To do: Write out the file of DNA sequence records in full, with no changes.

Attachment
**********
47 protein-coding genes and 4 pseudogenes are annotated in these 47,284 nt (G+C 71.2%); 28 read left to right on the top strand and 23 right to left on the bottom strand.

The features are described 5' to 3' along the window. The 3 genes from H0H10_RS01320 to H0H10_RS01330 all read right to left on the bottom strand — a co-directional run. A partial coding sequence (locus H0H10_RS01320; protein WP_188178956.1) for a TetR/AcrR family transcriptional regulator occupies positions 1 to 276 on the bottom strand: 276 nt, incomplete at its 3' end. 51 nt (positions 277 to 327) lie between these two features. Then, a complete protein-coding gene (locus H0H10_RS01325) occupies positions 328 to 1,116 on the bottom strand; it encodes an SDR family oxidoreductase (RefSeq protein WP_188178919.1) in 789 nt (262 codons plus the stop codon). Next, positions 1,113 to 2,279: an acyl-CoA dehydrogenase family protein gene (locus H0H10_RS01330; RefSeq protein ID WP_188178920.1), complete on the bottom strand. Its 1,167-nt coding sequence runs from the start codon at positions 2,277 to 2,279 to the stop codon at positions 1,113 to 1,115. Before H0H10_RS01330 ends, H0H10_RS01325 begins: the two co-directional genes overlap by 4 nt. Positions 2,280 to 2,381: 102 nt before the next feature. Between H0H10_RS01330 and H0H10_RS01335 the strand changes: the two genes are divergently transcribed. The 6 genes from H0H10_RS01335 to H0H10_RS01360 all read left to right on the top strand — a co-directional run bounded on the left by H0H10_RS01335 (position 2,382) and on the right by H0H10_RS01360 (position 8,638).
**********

47 protein-coding genes and 4 pseudogenes are annotated in these 47,284 nt (G+C 71.2%); 28 read left to right on the top strand and 23 right to left on the bottom strand.

The features are described 5' to 3' along the window. The 3 genes from H0H10_RS01320 to H0H10_RS01330 all read right to left on the bottom strand — a co-directional run. A partial coding sequence (locus H0H10_RS01320; protein WP_188178956.1) for a TetR/AcrR family transcriptional regulator occupies positions 1 to 276 on the bottom strand: 276 nt, incomplete at its 3' end. 51 nt (positions 277 to 327) lie between these two features. Then, a complete protein-coding gene (locus H0H10_RS01325) occupies positions 328 to 1,116 on the bottom strand; it encodes an SDR family oxidoreductase (RefSeq protein WP_188178919.1) in 789 nt (262 codons plus the stop codon). Next, positions 1,113 to 2,279: an acyl-CoA dehydrogenase family protein gene (locus H0H10_RS01330; RefSeq protein ID WP_188178920.1), complete on the bottom strand. Its 1,167-nt coding sequence runs from the start codon at positions 2,277 to 2,279 to the stop codon at positions 1,113 to 1,115. Before H0H10_RS01330 ends, H0H10_RS01325 begins: the two co-directional genes overlap by 4 nt. Positions 2,280 to 2,381: 102 nt before the next feature. Between H0H10_RS01330 and H0H10_RS01335 the strand changes: the two genes are divergently transcribed. The 6 genes from H0H10_RS01335 to H0H10_RS01360 all read left to right on the top strand — a co-directional run bounded on the left by H0H10_RS01335 (position 2,382) and on the right by H0H10_RS01360 (position 8,638).